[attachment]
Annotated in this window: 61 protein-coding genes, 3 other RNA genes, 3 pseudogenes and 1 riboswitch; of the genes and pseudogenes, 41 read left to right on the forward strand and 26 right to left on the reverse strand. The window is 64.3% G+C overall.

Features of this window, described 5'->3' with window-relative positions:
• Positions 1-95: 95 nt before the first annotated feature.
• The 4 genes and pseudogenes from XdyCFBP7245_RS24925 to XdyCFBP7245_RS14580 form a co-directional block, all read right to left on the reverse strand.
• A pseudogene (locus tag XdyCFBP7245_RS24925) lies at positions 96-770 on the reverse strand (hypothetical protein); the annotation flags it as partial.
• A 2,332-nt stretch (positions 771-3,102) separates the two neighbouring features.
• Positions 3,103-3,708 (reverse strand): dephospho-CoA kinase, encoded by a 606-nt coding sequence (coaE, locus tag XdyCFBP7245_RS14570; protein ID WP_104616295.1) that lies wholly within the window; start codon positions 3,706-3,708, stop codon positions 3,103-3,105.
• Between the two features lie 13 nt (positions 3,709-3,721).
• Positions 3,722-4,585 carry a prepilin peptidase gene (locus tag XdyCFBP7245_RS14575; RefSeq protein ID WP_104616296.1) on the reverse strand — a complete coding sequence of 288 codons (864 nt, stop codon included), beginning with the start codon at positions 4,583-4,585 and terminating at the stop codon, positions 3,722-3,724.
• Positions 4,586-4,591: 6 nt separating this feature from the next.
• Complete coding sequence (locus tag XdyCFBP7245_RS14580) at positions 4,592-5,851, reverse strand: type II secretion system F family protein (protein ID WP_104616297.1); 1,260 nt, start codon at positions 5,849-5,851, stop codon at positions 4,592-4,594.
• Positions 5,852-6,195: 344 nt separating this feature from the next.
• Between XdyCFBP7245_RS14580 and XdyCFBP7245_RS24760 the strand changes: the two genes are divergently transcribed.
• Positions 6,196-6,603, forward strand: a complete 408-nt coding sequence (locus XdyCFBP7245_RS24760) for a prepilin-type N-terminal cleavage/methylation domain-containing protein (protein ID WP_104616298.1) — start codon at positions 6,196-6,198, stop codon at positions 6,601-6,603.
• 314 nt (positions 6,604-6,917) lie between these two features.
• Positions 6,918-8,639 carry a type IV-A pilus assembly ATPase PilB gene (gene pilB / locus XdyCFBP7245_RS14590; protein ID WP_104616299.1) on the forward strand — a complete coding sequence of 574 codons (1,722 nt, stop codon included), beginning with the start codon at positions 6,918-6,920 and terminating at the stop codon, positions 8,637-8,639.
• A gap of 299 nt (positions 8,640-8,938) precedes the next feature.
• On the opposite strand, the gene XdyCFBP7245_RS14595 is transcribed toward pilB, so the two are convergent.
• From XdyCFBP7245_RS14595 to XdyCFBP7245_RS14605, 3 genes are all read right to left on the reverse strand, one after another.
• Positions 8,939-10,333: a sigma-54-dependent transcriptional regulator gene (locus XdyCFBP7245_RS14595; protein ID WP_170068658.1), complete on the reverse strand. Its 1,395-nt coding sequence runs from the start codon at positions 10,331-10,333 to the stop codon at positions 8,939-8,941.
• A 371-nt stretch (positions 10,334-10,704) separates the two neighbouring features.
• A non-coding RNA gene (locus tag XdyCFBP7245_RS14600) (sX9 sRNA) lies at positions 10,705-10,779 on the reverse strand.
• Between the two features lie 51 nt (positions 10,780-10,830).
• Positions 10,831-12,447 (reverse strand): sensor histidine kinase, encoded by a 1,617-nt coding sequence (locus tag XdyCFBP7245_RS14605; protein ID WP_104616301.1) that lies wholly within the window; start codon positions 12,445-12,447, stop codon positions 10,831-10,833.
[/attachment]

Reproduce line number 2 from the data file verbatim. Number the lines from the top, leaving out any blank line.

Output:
Features of this window, described 5'->3' with window-relative positions: